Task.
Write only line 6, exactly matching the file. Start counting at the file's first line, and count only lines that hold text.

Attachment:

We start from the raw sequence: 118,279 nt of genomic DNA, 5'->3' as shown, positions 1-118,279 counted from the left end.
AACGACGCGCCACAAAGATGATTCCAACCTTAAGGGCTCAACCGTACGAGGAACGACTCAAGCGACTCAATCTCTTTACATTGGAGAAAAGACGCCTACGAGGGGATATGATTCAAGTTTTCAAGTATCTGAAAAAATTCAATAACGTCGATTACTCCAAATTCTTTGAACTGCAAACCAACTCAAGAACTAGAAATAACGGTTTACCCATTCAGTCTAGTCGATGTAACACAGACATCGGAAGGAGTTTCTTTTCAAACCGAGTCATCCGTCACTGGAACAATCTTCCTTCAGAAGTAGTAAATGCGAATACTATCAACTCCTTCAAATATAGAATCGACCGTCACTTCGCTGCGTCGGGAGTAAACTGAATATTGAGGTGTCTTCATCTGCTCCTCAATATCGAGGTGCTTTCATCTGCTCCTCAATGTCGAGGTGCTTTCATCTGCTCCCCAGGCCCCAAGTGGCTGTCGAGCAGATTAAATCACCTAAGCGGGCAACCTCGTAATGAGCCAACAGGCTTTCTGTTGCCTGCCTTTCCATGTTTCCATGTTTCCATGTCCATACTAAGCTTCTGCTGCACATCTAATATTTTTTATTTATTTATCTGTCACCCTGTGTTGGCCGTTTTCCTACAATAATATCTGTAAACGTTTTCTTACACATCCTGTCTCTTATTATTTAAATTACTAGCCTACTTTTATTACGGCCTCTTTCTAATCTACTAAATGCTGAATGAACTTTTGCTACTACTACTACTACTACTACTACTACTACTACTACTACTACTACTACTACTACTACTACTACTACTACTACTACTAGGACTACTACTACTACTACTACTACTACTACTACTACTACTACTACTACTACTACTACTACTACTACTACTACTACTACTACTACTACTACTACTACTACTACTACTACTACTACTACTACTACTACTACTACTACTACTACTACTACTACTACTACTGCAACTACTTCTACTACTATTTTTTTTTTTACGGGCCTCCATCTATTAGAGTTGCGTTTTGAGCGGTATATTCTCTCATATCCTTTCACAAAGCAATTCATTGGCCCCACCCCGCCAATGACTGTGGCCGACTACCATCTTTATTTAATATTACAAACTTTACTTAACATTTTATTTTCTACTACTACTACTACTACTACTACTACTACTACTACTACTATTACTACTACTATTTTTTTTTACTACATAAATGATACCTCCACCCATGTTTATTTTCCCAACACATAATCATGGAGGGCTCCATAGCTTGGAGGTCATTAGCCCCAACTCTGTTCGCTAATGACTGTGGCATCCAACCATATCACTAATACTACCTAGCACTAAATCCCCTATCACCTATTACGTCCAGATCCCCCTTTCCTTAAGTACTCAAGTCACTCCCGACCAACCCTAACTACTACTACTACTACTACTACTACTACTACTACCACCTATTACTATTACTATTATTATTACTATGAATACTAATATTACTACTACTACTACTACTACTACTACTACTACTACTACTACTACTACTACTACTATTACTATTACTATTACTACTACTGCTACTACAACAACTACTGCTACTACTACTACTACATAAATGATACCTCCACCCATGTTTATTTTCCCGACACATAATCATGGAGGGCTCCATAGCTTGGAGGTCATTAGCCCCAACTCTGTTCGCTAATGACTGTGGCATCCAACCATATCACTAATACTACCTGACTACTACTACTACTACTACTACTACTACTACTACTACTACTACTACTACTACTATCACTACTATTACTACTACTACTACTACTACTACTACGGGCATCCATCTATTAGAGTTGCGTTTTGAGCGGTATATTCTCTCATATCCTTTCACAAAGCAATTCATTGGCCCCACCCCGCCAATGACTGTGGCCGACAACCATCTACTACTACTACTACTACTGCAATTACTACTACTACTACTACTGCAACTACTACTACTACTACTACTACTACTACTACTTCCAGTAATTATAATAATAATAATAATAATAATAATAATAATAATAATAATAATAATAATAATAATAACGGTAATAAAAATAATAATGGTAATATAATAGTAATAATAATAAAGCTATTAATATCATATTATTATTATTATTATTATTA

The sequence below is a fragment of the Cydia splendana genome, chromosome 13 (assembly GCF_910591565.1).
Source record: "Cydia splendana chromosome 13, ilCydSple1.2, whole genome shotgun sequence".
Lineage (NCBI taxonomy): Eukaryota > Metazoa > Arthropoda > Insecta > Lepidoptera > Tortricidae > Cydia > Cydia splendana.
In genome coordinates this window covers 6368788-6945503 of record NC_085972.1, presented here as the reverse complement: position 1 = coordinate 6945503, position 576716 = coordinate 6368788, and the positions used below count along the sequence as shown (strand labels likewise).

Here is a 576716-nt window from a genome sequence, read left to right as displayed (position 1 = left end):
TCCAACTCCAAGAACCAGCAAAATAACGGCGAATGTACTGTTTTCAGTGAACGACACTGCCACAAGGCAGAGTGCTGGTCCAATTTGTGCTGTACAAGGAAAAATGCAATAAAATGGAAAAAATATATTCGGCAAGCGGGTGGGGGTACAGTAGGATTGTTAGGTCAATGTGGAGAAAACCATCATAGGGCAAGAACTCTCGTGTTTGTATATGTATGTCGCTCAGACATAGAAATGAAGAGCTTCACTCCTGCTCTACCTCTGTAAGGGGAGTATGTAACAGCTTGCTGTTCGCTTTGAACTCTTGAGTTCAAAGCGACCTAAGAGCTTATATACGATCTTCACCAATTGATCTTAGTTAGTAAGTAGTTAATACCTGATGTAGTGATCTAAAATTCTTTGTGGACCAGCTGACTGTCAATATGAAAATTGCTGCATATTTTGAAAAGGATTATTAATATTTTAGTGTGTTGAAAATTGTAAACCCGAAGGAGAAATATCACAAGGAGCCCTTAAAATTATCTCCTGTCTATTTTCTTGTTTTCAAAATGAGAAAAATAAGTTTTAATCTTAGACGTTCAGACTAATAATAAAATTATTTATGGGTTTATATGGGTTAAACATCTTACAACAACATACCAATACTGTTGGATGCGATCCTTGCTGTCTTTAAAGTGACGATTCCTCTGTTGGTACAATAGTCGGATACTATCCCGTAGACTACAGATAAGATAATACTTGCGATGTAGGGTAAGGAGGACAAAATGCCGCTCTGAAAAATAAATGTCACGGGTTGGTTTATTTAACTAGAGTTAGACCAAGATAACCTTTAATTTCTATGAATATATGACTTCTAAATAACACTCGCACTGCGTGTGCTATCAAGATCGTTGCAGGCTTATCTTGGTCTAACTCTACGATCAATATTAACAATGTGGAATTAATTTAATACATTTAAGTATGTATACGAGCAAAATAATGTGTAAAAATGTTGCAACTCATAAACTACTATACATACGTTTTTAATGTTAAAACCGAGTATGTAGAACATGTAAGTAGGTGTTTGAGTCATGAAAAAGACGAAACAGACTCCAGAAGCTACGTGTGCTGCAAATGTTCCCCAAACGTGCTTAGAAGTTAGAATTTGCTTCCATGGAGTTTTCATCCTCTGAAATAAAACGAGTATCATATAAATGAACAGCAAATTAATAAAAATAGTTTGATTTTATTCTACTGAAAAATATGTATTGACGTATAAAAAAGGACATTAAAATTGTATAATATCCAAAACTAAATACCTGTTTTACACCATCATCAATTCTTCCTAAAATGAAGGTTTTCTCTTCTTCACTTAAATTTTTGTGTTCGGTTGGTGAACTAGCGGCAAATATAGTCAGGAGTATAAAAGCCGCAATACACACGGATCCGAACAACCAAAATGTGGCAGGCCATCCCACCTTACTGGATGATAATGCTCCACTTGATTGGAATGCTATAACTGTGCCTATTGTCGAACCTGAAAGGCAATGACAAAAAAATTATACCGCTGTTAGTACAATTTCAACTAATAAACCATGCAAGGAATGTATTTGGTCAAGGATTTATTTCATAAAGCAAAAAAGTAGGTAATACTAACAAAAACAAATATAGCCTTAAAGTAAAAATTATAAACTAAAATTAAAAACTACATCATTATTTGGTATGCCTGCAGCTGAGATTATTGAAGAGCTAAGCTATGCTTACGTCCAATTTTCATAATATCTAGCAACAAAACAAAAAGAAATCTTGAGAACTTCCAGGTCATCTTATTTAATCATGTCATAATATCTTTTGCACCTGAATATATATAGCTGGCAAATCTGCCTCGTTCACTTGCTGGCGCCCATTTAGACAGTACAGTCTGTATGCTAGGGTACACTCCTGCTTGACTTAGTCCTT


In genome coordinates this window covers 6368788-6945503 of record NC_085972.1, presented here as the reverse complement: position 1 = coordinate 6945503, position 576716 = coordinate 6368788, and the positions used below count along the sequence as shown (strand labels likewise).